The driver’s door had been wedged shut by the awk­ward angle at which the car had come to rest. The wind­screen was shat­tered (it had been pierced by a thick, low-grow­ing branch) and he pushed the remain­ing glass out of the way and peered inside. The dri­ver was dead. The same branch which had smashed through the win­dow had impaled the chest of the stocky, grey-haired man. Jolt­ed out of his seat by the sud­den, vio­lent crash, the man’s face had smashed into the steer­ing wheel. Blood, bone and shat­tered teeth drib­bled down his chin. The appalling injuries suf­fered by the dri­ver were so extreme that, for a few sec­onds, Har­ry didn’t even notice he had a pas­sen­ger along­side him. A woman of sim­i­lar age, she was dead too. Har­ry looked into her life­less face and tried to work out why. She was still anchored into her seat by her safe­ty belt, and had no obvi­ous wounds oth­er than traces of blood around her mouth. Per­haps her injuries were inter­nal? A qual­i­fied first aider, he instinc­tive­ly leant across and checked for a pulse. Nothing.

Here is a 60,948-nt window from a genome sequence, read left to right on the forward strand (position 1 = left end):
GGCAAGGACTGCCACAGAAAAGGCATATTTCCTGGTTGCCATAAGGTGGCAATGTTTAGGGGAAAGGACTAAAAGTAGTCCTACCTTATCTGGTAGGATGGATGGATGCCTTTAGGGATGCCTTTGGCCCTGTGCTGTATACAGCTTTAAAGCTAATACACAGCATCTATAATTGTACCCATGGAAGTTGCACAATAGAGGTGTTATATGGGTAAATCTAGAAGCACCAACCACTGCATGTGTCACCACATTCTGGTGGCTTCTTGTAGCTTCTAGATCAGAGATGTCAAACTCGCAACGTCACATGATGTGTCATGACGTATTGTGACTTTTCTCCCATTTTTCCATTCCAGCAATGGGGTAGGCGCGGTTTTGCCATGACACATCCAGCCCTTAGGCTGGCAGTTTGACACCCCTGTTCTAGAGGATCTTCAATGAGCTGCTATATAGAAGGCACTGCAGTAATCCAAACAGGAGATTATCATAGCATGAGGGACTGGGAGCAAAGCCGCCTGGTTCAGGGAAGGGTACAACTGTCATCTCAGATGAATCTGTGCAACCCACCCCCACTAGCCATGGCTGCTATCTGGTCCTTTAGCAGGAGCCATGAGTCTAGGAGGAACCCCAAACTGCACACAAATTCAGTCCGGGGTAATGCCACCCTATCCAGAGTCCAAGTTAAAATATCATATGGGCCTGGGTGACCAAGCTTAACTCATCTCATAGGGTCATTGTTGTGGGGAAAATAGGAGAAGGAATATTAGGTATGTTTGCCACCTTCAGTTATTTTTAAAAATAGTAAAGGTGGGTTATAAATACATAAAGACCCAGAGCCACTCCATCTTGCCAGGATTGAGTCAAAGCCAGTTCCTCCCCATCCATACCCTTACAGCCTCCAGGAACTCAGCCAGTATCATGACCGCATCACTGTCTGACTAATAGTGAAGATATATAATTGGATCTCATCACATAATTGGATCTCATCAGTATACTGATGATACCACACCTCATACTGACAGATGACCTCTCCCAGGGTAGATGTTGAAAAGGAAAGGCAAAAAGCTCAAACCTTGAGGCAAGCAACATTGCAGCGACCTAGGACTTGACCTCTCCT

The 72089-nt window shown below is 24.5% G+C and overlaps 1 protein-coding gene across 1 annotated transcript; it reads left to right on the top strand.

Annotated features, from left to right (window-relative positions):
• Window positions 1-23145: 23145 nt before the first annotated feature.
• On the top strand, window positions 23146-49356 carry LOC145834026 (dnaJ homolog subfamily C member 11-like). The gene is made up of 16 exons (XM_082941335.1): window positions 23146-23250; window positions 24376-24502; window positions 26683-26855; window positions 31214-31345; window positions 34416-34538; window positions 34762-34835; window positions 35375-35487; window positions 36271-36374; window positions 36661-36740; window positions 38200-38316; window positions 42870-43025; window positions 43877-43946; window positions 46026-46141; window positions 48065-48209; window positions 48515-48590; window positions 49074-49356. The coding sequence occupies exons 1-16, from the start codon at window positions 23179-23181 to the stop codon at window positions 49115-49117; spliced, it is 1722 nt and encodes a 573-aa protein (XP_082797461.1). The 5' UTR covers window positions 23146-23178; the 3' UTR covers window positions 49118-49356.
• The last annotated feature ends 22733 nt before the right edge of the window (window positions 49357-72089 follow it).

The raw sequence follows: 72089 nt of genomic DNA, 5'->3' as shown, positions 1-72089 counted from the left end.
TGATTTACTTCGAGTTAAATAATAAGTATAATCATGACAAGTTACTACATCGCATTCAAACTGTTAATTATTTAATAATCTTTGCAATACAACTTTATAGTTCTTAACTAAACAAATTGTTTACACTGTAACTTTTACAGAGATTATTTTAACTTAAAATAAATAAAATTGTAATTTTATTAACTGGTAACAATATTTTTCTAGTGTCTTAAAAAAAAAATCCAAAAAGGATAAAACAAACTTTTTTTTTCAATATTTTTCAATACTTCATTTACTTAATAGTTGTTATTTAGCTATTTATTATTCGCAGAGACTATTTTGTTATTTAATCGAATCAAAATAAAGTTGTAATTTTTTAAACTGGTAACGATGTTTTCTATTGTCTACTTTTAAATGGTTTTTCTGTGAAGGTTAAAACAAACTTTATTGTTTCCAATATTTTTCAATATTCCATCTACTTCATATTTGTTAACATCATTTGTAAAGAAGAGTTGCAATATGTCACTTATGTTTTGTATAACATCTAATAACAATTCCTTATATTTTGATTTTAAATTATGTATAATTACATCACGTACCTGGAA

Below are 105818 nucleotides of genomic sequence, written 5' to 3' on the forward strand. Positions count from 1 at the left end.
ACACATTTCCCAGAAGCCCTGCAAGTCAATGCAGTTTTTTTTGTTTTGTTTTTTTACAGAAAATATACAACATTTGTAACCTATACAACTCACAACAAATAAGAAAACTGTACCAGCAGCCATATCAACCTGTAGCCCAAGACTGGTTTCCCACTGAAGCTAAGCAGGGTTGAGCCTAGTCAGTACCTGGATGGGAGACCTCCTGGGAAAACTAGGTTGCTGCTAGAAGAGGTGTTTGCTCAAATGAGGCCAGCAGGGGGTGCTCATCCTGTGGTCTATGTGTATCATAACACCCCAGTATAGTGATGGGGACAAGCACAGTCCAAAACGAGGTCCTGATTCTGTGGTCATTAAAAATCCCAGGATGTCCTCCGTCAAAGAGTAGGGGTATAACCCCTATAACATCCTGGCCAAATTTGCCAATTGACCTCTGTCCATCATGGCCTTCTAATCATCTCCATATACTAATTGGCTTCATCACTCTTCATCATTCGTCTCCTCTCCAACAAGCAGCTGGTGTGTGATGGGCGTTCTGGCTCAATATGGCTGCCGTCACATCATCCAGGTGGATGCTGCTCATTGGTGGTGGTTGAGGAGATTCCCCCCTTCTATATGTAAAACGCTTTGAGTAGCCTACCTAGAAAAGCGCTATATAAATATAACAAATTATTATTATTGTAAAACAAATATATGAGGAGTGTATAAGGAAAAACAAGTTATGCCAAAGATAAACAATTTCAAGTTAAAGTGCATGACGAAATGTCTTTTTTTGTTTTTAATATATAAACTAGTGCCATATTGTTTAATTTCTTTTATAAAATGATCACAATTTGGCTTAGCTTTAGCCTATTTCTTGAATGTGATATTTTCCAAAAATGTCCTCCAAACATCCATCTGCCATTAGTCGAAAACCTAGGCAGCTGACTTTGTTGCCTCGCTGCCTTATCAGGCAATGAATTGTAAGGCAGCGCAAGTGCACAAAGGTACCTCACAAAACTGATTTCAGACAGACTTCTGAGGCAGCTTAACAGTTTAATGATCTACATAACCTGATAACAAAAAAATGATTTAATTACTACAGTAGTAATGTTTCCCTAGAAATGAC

Harry’s options were lim­it­ed. Did he stop with the bod­ies and wait for anoth­er motorist to pass (which would like­ly be some time) or did he try and get back to the vil­lage to get help? Although hard­er, the sec­ond option was clear­ly the most sen­si­ble. The peo­ple in the car were dead; there was noth­ing to be gained from stop­ping with them. Har­ry quick­ly scram­bled back up to the road, brushed him­self down, then start­ed run­ning again, con­tin­u­ing his clock­wise cir­cuit of the lake.

What start­ed as a gen­tle train­ing run had become some­thing far more dif­fi­cult. As well as hav­ing to con­tend with the shock of what he’d seen, Har­ry also now need­ed to get his body work­ing again. He’d only stopped run­ning for a cou­ple of min­utes, but that had been more than long enough for his mus­cles to begin to tight­en. He forced him­self to try and main­tain a steady pace, but his head kept telling him to run faster.

Final­ly anoth­er sound dis­turbed the over­whelm­ing silence. Har­ry could hear a plane in the dis­tance. He round­ed a gen­tle cor­ner at the bot­tom of the lake and began to run the rel­a­tive­ly straight two and a half mile stretch of road back up into the vil­lage. The sun­light flick­ered through the trees, blind­ing him inter­mit­tent­ly. The run was get­ting hard­er. He was begin­ning to feel cold and the ends of his fin­gers and toes had begun to tin­gle. Had the tem­per­a­ture dropped, or was it shock? He’d run this route many times before and he knew he was more than capa­ble of com­plet­ing the dis­tance, but now he was begin­ning to doubt him­self. And the plane’s engines seemed to be get­ting loud­er and louder.